After those days his wife Elizabeth conceived, and for five months she remained in seclusion. She said, “This is what the Lord has done for me when he looked favorably on me and took away the disgrace I have endured among my people.”

Luke 1:39-45

In those days Mary set out and went with haste to a Judean town in the hill country, where she entered the house of Zechariah and greeted Elizabeth. When Elizabeth heard Mary’s greeting, the child leaped in her womb. And Elizabeth was filled with the Holy Spirit and exclaimed with a loud cry, “Blessed are you among women, and blessed is the fruit of your womb. And why has this happened to me, that the mother of my Lord comes to me? For as soon as I heard the sound of your greeting, the child in my womb leaped for joy. And blessed is she who believed that there would be a fulfillment of what was spoken to her by the Lord.”

And Mary said,

“My soul magnifies the Lord,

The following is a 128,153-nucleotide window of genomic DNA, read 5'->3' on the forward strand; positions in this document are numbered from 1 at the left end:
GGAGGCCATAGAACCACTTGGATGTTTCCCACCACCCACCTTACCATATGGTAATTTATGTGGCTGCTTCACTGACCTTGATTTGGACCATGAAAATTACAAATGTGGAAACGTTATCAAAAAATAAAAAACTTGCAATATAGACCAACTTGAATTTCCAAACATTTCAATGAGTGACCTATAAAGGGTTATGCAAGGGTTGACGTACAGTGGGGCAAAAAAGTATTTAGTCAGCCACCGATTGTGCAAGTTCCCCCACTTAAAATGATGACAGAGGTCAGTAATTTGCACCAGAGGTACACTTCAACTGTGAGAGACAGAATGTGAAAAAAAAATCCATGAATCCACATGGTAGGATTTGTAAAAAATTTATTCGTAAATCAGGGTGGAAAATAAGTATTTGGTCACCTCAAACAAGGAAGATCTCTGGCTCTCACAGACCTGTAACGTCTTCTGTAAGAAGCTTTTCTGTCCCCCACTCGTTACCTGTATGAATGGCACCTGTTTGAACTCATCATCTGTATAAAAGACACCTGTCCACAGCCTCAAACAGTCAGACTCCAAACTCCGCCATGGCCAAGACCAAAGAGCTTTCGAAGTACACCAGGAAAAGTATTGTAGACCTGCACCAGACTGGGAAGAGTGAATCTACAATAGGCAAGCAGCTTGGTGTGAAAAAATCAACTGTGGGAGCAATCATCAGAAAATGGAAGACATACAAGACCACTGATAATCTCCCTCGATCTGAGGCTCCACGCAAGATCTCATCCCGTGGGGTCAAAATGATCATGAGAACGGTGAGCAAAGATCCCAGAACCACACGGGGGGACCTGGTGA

and my spirit rejoices in God my Savior,
for he has looked with favor on the lowliness of his servant.
Surely, from now on all generations will call me blessed;
for the Mighty One has done great things for me,
and holy is his name.
His mercy is for those who fear him
from generation to generation.
He has shown strength with his arm;
he has scattered the proud in the thoughts of their hearts.
He has brought down the powerful from their thrones,
and lifted up the lowly;
he has filled the hungry with good things,
and sent the rich away empty.
He has helped his servant Israel,
in remembrance of his mercy,
according to the promise he made to our ancestors,
to Abraham and to his descendants forever.”

Luke 1:57-79

Now the time came for Elizabeth to give birth, and she bore a son. Her neighbors and relatives heard that the Lord had shown his great mercy to her, and they rejoiced with her.